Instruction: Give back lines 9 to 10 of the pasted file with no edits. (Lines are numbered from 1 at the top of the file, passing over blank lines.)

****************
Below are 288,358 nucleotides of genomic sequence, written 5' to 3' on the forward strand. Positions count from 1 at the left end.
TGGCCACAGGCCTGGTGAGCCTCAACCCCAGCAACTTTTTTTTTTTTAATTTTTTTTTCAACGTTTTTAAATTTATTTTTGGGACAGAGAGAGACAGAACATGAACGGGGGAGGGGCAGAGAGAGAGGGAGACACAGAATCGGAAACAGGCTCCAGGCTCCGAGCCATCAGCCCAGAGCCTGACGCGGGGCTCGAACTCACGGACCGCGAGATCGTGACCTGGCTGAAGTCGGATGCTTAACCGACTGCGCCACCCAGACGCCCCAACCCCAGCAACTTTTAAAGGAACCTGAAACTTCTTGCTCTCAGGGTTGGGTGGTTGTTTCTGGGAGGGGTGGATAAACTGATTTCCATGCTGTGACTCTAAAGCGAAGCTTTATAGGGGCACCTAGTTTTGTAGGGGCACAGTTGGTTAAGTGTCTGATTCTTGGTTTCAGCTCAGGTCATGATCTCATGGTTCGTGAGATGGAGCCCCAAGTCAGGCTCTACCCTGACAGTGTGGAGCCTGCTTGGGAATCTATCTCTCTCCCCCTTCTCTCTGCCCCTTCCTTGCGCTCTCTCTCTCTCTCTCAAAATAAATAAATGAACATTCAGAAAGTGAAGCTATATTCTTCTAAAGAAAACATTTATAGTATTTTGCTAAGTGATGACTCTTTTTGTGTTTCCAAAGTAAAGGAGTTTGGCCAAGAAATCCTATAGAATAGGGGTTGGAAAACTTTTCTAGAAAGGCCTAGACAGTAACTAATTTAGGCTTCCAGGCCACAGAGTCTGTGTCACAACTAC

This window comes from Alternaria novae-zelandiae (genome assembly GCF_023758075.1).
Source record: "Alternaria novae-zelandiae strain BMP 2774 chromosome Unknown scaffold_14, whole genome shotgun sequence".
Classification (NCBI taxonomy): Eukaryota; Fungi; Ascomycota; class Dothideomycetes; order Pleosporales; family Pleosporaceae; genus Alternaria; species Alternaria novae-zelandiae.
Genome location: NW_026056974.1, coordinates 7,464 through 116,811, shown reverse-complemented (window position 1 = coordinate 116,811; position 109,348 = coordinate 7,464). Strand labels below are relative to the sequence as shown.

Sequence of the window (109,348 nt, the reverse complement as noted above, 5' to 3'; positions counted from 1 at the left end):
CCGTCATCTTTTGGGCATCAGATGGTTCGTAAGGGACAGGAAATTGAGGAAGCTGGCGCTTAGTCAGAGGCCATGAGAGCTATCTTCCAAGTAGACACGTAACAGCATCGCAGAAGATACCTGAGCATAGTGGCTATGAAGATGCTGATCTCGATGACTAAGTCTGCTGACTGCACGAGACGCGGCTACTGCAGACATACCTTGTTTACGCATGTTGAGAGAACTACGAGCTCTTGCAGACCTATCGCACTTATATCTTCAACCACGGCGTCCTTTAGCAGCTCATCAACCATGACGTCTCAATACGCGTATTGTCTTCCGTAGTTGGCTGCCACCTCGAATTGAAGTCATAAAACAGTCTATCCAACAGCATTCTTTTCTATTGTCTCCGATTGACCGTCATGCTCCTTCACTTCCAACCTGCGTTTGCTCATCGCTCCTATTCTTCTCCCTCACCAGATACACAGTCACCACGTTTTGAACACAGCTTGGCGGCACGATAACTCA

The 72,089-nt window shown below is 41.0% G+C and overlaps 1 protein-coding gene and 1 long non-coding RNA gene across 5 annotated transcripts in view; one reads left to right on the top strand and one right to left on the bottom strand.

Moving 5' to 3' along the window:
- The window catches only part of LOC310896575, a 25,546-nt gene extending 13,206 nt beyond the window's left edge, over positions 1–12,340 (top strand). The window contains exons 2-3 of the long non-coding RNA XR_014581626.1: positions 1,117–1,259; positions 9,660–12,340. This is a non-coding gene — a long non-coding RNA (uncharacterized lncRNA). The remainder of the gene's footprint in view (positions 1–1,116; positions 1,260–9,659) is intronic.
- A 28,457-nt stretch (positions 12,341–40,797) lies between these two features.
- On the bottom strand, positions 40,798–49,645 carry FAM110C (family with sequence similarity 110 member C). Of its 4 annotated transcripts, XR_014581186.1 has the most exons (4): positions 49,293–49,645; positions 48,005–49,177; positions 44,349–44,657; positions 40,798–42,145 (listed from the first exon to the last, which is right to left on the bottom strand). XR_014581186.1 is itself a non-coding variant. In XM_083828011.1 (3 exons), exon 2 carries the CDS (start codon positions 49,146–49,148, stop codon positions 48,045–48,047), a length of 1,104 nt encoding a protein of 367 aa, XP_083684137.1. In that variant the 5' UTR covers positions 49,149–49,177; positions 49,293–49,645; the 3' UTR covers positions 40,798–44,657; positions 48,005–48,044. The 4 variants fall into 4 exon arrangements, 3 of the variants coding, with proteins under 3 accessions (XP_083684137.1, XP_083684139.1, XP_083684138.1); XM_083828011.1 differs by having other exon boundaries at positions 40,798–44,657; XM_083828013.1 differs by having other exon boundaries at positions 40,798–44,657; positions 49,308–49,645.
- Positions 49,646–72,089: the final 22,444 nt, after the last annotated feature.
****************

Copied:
The 72,089-nt window shown below is 41.0% G+C and overlaps 1 protein-coding gene and 1 long non-coding RNA gene across 5 annotated transcripts in view; one reads left to right on the top strand and one right to left on the bottom strand.

Moving 5' to 3' along the window: